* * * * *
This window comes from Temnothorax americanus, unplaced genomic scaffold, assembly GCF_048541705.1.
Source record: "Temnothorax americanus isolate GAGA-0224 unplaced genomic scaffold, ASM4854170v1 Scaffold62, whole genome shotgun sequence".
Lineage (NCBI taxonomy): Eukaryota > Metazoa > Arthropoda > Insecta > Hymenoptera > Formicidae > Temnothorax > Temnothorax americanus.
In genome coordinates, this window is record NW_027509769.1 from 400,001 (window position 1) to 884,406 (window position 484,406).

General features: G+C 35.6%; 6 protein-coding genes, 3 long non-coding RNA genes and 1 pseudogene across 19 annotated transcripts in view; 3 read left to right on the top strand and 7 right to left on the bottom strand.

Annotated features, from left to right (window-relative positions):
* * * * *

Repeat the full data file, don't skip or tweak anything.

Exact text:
This window comes from Temnothorax americanus, unplaced genomic scaffold, assembly GCF_048541705.1.
Source record: "Temnothorax americanus isolate GAGA-0224 unplaced genomic scaffold, ASM4854170v1 Scaffold62, whole genome shotgun sequence".
Lineage (NCBI taxonomy): Eukaryota > Metazoa > Arthropoda > Insecta > Hymenoptera > Formicidae > Temnothorax > Temnothorax americanus.
In genome coordinates, this window is record NW_027509769.1 from 400,001 (window position 1) to 884,406 (window position 484,406).

General features: G+C 35.6%; 6 protein-coding genes, 3 long non-coding RNA genes and 1 pseudogene across 19 annotated transcripts in view; 3 read left to right on the top strand and 7 right to left on the bottom strand.

Annotated features, from left to right (window-relative positions):